Pets are man’s best friend. They provide companionship, loyalty, and unconditional love. They can also help with children’s emotional health and social skills. However, if you’re planning to bring a new pet home, it’s necessary to prepare for its arrival.
While you might be eager to bring home the newest family member, your pet may not share the same excitement. Moving into a new environment is often stressful for a pet. Thus, it’s essential to plan and make arrangements to ensure your new pet feels welcome and comfortable in their new home.
Here are five tips to help you get started on your preparations.
- Pet-Proof Your Home
Before bringing home your first pet, you’ll need to pet-proof your house first. After some time, your new pet will naturally become curious and eager to explore their new surroundings. They may venture into different areas of your home and come across dangerous objects, so it’s essential to prevent potential accidents or contact with hazardous items.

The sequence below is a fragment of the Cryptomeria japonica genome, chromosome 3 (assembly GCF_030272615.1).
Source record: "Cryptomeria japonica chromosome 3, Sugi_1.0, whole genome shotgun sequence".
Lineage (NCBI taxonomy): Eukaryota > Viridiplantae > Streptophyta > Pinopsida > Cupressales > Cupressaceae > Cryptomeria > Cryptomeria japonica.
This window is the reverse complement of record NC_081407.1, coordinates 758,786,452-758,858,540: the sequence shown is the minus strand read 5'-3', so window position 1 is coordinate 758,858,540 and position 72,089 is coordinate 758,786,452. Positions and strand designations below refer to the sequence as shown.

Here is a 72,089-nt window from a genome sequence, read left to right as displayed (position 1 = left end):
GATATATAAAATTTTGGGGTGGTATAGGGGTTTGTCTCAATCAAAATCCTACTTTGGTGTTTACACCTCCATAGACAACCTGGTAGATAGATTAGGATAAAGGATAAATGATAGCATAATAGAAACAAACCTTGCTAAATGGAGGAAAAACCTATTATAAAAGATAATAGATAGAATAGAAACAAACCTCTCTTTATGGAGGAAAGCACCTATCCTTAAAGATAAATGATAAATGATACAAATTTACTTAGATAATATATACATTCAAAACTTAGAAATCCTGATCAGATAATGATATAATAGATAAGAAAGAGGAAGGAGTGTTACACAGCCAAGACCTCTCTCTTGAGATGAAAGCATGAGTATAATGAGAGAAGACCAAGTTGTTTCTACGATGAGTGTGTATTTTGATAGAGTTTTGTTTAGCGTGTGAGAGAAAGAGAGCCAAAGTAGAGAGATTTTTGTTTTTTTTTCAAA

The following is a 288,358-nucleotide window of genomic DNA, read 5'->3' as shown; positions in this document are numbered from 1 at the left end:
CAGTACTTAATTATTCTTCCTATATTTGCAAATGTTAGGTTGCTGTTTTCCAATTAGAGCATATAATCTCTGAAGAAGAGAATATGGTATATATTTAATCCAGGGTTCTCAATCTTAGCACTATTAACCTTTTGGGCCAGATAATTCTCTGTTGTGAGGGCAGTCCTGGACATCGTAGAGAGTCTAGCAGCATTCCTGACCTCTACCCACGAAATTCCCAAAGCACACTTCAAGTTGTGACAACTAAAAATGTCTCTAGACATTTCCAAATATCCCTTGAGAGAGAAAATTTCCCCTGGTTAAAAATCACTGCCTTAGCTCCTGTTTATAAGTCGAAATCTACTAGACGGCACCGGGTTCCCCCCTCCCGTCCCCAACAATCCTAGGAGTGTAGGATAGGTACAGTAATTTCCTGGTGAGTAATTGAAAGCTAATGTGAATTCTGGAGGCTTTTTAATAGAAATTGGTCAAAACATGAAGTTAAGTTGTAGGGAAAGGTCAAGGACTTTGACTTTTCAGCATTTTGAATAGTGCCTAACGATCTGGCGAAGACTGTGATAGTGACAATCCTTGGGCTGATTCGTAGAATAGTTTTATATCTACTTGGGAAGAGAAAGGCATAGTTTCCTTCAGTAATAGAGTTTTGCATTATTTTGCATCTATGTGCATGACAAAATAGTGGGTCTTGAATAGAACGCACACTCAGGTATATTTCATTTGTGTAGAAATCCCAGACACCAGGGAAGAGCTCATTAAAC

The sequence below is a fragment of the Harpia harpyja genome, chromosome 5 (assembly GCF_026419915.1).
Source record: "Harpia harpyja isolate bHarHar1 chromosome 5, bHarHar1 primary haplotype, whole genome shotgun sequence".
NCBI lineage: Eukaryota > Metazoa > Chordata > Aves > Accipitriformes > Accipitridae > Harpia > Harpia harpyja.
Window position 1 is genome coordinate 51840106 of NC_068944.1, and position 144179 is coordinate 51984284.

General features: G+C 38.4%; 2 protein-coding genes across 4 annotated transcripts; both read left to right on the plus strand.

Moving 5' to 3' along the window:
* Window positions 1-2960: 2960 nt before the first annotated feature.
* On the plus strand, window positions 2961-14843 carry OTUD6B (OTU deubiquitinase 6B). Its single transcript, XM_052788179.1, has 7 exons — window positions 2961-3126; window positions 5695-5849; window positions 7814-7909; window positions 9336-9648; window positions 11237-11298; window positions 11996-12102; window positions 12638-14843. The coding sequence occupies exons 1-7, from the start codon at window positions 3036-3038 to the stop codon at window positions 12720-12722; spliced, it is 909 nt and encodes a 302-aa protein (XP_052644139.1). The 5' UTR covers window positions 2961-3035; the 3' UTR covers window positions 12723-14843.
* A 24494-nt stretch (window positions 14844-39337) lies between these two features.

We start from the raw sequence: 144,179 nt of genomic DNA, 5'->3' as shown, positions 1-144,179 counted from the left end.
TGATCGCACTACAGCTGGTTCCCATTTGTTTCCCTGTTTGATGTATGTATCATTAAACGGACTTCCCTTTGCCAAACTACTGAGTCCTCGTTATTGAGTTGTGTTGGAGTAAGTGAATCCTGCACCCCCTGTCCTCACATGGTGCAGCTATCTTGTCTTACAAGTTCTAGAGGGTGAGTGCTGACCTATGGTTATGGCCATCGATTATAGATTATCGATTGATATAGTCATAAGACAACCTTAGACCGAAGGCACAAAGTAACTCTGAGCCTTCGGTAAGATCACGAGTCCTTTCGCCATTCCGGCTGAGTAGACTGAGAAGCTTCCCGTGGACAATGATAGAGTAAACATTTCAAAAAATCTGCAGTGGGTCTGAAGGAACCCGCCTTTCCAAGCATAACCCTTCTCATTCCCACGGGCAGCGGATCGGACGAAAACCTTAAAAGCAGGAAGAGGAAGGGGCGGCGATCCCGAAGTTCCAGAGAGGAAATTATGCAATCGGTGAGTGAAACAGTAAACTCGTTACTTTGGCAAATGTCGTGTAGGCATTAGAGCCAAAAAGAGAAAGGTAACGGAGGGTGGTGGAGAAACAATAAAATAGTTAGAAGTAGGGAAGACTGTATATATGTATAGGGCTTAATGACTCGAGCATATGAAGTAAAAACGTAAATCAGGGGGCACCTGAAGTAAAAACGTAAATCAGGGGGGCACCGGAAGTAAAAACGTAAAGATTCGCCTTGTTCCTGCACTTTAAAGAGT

Consider the specific type of pet you’re bringing home when pet-proofing your house. For example, rabbits often chew on cords so all electrical cords within their reach should be hidden. Cats, on the other hand, love to scratch on surfaces, so getting them a scratch post and covering furniture items they may scratch should be on your list. Doing some research is also helpful. If it’s your first time with dogs, look for resources on how to puppy-proof your house, like those you can find at openinsurance.com and similar sources.
Here are additional tips to help you create a safe and enriching environment for your new pet:
Pet-proofing the kitchen:
- Store all medications on high shelves or lockable cabinets
- Install child-proof latches on low cabinets
- Keep your food in containers with tightly closed lids
- Install pet gates to prevent access to the kitchen
- Store kitchen waste in pet-safe trash containers
Pet-proofing the living room:
- Remove or cover cables and keep them out of reach
- Ensure the houseplants you have indoors are safe for pets
- Use a baby gate or fireplace screen to prevent access to the fireplace, if you have one